The friend who keeps this blog online, using technical expertise gained during his days with the national broadcaster, combined with knowledge of the esoteric gained from his schooldays, and his own innate brilliance, writes that something called the Irish Blog Awards is coming to an end. I entered the blog awards one year, maybe 2008, but there was no category in which to fit; the organisers did not acknowledge religion as a sufficient facet of Irish life to give it its own category (though numerically less significant activities such as politics had their own category – did you ever compare party membership with church membership?)
Perhaps the idea itself of there being blog awards was odd; a bit like anarchist government. Real blogs, as opposed to websites that are simply updates on the activities of the writers, are personal, idiosyncratic, defying authority, often deliberately outside definition. It’s like asking, ‘what’s best, apples or oranges?’ Even the concept is beyond many institutions. If one wanted to enter the Church of Ireland General Synod media awards, the blog would have to be entered under the category described as:
‘Most innovative use of Interactive Communication Technologies (ICT) or ‘social media’ over and beyond standard websites, e.g.: blogs, podcasts or social networking or content-sharing websites’.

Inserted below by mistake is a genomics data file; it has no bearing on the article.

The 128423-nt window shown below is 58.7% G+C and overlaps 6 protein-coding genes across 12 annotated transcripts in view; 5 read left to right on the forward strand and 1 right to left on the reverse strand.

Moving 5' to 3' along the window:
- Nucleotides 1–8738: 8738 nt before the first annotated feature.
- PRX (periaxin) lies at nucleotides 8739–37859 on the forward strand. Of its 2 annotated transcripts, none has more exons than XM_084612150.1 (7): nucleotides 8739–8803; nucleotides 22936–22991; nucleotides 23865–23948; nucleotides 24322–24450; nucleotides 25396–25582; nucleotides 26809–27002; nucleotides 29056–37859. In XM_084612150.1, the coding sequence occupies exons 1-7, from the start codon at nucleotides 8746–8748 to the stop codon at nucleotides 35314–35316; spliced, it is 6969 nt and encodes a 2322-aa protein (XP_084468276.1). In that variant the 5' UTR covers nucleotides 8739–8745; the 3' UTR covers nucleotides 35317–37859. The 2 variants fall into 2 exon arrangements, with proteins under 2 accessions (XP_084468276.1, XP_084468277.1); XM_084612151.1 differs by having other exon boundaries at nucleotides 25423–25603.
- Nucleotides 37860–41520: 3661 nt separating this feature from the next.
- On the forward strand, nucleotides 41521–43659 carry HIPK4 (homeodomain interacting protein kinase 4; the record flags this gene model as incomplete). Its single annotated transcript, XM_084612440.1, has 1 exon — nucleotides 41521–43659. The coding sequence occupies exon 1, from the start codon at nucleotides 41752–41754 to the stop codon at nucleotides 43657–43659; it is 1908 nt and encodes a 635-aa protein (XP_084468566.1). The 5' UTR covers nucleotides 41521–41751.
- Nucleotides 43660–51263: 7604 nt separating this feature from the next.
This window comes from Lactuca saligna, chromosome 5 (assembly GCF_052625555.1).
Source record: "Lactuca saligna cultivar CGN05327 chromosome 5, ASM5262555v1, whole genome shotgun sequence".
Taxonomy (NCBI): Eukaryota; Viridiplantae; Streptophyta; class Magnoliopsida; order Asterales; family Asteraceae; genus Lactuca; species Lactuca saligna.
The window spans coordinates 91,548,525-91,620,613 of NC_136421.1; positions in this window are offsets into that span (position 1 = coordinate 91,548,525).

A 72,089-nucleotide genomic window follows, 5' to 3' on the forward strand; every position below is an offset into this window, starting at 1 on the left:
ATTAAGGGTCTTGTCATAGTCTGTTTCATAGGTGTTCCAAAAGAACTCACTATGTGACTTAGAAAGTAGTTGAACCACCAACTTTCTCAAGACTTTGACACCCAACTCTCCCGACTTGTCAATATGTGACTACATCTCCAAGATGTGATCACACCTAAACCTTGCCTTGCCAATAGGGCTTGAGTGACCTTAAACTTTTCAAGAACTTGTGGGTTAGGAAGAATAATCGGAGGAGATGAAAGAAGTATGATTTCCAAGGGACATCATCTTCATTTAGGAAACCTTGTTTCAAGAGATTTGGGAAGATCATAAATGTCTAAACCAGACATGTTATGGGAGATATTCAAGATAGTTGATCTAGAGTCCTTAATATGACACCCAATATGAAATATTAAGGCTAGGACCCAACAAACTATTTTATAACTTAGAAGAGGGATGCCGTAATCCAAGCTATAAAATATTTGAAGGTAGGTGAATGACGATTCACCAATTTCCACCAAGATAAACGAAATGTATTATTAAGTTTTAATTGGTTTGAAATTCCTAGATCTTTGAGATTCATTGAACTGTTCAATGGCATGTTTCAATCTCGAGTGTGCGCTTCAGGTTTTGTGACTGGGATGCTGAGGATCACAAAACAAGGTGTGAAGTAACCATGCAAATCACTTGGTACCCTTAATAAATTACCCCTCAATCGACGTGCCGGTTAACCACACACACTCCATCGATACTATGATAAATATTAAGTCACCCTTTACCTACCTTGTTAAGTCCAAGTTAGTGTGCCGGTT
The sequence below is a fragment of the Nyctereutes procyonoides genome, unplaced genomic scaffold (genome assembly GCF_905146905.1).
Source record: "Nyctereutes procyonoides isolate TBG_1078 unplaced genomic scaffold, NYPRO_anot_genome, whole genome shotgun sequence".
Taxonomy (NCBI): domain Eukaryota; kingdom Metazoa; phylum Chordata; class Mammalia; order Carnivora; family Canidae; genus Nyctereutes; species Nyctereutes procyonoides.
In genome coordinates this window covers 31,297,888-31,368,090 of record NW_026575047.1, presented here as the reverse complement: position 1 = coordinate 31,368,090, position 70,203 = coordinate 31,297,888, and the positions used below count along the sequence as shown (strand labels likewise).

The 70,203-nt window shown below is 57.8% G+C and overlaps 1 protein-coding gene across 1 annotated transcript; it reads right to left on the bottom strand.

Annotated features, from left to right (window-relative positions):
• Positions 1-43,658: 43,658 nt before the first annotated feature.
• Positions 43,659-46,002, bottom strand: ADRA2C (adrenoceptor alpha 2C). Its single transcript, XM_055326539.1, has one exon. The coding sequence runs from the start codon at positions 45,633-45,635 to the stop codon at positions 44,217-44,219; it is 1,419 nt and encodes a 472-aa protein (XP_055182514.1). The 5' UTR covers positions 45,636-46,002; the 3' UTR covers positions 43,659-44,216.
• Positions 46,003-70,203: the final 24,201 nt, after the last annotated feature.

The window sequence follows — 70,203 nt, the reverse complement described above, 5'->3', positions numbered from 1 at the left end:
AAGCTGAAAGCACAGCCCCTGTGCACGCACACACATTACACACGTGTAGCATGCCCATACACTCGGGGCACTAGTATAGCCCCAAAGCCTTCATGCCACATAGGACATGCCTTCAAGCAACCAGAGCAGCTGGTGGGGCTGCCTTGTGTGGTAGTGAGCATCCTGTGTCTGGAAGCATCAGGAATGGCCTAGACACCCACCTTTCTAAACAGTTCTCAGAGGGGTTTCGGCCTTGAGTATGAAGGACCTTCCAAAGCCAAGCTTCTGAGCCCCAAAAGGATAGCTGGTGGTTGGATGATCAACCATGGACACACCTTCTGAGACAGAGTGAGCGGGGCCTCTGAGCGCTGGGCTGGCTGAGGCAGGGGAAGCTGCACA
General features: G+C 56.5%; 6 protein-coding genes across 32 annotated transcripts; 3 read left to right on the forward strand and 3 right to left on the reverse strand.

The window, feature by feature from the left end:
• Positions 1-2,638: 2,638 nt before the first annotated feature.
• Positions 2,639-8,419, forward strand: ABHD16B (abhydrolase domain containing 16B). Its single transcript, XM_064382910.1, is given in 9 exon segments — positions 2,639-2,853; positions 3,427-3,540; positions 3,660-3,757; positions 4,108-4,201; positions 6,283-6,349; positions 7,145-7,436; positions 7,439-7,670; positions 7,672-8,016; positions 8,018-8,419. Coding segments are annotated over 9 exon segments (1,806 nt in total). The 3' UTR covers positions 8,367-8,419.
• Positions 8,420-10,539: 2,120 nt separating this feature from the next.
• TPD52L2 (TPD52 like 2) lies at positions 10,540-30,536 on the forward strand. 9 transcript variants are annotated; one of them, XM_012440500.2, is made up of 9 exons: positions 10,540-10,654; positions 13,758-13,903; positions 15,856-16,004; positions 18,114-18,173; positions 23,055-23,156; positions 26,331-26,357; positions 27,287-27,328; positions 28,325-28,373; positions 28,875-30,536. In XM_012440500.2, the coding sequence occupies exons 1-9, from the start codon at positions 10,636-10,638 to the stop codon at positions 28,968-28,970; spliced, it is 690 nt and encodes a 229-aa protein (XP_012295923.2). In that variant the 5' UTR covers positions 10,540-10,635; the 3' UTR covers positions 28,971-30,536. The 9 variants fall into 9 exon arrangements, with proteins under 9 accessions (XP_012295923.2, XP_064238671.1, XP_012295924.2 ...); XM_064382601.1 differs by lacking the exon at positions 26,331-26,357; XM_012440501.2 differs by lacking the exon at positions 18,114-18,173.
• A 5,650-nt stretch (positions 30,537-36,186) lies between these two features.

Bracketing blogs and social-networking and podcasts suggests there is no real understanding of what is taking place: it’s an ‘apples or oranges’ sort of category.
Google Analytics gives this blog two and a half thousand readers a month; that’s real, verifiable people as opposed to the numbers generated by bots, browsers, and single page views generating multiple hits, represented by the hit counters that are readily available. 2,500 is more than six times the number of people in my parish; a doubling of the number, and it will have more readers than the ‘Church of Ireland Gazette’, the weekly newspaper of the Church of Ireland. (Despite the build up in the readership, there has so far been no attempt by church authorities to seek accountability, perhaps they really do not understand what is happening under their noses).
The internet is an anarchic republic, it is an ungoverned public place and those who gain readers will be those who offer the best ‘story’. My friend Rob Jones has understood the nature of post-modern society as he seeks to build a new church in Rathmines. People are not interested in propositions or dogmas, they are interested in narratives; how does the narrative being offered relate to their own personal narrative?
Perhaps the very concept of awards is something outside the sort of narrative by which many people live; it is a harking back to 20th Century ideas about measuring and testing things. In a time when the question is, ‘what’s best for me?’, the answer that something is best for someone else no longer works.